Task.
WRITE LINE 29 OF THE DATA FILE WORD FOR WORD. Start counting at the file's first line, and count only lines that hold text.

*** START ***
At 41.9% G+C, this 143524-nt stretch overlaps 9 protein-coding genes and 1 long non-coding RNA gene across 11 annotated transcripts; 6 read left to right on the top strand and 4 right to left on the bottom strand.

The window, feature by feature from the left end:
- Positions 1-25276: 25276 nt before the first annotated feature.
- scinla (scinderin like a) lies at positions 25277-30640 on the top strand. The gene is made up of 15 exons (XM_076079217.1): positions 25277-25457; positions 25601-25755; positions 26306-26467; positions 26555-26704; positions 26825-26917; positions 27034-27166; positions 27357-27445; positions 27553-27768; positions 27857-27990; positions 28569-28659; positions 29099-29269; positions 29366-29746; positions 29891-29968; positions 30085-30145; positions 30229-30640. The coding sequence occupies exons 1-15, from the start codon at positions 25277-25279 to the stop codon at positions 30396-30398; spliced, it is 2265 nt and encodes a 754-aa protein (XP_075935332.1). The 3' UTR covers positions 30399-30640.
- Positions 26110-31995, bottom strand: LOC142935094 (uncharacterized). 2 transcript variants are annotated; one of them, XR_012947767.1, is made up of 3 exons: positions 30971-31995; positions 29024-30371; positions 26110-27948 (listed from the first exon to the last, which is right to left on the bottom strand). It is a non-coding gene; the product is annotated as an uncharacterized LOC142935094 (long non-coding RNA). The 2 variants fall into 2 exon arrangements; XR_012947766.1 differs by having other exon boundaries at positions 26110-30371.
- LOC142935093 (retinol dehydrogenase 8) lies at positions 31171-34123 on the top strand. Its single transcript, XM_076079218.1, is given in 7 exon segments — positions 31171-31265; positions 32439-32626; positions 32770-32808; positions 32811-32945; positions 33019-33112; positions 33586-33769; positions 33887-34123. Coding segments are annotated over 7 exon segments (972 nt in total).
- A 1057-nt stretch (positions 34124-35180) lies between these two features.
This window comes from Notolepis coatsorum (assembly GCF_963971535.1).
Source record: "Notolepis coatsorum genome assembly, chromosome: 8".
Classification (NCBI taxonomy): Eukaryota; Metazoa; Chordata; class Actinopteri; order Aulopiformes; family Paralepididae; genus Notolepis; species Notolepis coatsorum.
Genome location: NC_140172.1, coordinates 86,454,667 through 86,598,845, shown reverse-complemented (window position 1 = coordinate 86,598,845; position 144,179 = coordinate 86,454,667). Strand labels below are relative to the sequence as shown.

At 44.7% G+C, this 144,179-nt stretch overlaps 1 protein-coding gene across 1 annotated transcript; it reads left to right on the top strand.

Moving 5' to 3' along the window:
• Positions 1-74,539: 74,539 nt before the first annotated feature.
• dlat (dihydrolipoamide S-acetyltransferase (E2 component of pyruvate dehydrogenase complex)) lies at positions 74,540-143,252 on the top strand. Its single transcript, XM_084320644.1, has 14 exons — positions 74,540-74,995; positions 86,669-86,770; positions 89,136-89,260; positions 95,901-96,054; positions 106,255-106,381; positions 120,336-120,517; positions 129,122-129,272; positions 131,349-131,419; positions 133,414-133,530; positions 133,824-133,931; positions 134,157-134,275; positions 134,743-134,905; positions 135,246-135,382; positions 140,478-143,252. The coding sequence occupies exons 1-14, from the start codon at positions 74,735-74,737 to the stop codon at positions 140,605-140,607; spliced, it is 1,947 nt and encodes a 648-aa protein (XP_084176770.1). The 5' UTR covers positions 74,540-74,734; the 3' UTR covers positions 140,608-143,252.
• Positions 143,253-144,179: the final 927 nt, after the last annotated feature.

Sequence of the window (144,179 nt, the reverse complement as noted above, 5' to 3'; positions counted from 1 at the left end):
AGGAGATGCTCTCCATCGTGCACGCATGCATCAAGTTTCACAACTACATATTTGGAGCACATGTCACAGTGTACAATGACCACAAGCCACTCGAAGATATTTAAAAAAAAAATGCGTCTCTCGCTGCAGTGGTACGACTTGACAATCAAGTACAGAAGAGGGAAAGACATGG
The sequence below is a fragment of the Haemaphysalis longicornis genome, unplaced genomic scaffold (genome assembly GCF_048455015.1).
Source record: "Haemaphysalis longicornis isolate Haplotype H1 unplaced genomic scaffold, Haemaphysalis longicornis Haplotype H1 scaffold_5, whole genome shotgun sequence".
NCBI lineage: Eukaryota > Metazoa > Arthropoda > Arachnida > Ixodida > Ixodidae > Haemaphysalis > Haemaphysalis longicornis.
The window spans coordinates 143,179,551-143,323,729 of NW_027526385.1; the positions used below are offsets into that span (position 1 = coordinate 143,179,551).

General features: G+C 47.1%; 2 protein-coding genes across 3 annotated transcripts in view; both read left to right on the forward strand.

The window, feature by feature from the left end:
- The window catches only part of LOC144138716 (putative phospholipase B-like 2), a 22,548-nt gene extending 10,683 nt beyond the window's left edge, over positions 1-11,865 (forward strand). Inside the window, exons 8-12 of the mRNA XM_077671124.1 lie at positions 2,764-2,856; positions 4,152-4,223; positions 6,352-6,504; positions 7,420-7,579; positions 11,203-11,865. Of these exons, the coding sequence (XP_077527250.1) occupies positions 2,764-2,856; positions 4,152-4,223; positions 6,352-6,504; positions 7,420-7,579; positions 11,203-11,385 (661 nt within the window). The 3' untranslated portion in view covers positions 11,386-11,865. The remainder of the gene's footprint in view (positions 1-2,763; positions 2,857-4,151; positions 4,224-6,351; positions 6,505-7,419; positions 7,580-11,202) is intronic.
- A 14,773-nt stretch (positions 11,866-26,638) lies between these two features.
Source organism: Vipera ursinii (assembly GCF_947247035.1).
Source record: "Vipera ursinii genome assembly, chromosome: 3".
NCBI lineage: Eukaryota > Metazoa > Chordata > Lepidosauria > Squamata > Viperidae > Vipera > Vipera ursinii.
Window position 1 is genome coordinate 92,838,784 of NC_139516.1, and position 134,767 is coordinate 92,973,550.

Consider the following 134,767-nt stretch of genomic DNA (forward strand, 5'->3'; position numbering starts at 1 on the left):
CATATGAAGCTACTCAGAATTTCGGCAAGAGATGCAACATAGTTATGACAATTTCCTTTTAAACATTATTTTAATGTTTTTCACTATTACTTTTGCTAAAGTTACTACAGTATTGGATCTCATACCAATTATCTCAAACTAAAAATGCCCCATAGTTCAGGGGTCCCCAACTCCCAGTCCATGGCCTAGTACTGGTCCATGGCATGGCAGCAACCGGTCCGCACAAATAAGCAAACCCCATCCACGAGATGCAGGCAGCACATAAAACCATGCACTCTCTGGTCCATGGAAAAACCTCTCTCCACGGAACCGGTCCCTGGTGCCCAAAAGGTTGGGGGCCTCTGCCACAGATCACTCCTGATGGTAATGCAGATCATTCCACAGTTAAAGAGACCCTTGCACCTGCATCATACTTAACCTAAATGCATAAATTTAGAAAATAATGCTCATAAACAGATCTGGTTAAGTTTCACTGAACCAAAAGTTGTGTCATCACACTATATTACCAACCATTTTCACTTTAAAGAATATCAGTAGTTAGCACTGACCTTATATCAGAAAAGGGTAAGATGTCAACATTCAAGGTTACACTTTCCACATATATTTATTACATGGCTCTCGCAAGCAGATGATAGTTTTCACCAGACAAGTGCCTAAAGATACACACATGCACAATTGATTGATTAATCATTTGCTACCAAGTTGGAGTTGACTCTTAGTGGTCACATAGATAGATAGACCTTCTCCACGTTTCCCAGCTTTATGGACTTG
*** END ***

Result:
NCBI lineage: Eukaryota > Metazoa > Chordata > Lepidosauria > Squamata > Viperidae > Vipera > Vipera ursinii.